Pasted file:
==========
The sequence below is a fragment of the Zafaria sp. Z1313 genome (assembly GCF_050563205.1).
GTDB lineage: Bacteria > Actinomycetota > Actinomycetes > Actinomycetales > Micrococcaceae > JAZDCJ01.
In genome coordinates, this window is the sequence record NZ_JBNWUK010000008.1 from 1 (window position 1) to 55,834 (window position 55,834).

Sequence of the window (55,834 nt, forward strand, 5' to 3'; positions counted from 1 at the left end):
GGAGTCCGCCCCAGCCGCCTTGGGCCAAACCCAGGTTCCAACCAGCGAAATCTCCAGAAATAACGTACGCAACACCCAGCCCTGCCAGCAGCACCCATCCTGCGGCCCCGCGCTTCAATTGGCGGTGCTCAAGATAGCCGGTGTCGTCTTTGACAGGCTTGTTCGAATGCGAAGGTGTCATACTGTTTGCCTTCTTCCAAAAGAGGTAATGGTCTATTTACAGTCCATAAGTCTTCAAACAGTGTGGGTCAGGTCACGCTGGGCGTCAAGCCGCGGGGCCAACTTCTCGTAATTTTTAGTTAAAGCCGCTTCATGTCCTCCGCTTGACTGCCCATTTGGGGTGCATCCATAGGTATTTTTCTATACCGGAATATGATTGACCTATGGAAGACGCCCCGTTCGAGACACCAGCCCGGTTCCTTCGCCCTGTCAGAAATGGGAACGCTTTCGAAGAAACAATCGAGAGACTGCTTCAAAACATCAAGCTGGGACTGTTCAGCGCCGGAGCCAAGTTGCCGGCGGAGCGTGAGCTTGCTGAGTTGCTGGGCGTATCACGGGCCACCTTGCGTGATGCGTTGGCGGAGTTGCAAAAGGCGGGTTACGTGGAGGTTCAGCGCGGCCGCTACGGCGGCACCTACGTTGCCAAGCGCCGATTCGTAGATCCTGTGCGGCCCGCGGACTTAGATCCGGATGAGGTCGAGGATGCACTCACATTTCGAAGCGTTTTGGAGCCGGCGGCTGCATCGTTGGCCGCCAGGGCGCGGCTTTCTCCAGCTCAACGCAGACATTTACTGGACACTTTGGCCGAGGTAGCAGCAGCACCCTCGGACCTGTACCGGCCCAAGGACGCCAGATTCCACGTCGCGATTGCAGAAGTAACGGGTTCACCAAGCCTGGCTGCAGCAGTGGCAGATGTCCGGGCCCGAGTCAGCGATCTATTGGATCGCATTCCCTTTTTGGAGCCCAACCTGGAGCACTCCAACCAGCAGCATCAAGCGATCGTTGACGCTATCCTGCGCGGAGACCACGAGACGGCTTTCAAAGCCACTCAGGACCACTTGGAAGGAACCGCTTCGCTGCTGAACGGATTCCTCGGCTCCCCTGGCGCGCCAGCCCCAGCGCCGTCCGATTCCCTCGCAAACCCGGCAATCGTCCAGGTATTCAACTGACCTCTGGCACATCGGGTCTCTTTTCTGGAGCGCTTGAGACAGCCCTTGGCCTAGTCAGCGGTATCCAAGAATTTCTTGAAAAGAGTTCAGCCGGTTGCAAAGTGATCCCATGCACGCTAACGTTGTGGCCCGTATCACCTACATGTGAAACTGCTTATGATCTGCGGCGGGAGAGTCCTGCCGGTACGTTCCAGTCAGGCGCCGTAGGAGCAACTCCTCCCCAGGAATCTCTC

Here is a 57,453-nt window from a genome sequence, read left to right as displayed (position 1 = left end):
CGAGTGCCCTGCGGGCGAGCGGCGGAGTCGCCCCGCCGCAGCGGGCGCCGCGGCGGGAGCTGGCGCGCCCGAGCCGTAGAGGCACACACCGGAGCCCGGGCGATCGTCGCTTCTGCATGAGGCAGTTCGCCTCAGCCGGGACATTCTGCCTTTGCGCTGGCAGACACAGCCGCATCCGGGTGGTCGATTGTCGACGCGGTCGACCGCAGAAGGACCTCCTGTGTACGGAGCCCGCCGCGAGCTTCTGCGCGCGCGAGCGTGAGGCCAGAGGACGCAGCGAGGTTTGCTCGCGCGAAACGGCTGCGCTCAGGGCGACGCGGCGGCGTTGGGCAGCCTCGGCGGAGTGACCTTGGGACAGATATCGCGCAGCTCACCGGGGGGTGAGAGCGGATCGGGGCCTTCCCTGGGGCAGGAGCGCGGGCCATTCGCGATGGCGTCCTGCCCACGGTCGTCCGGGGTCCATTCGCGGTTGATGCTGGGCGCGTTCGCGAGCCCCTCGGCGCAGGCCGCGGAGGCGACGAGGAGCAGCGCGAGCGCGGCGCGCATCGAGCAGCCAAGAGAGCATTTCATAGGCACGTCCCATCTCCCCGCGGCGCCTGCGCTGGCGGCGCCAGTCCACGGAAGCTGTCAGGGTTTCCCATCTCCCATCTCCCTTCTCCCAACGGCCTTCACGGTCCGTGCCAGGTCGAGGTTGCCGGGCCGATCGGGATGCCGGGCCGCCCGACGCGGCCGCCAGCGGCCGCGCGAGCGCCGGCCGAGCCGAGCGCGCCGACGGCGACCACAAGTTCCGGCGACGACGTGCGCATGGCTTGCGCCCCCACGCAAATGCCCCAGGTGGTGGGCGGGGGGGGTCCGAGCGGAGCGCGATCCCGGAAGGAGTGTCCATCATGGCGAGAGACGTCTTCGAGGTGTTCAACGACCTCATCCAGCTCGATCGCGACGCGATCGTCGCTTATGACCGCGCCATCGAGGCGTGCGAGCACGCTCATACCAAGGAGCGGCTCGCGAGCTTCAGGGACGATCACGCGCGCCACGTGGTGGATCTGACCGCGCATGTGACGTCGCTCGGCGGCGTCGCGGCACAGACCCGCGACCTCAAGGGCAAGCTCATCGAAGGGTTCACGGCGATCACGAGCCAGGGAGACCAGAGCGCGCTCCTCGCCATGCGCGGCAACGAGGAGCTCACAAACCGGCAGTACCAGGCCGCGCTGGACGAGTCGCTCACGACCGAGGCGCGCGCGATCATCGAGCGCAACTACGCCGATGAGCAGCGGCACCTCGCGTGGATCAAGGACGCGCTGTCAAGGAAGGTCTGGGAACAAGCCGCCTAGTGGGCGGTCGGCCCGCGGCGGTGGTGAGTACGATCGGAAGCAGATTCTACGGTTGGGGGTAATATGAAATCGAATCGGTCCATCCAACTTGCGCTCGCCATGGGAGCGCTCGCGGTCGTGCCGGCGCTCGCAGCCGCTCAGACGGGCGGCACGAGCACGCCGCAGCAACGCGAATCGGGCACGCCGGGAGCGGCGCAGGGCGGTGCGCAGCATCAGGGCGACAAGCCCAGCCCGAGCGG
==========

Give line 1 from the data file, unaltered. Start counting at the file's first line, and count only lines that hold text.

The sequence below is a fragment of the Zafaria sp. Z1313 genome (assembly GCF_050563205.1).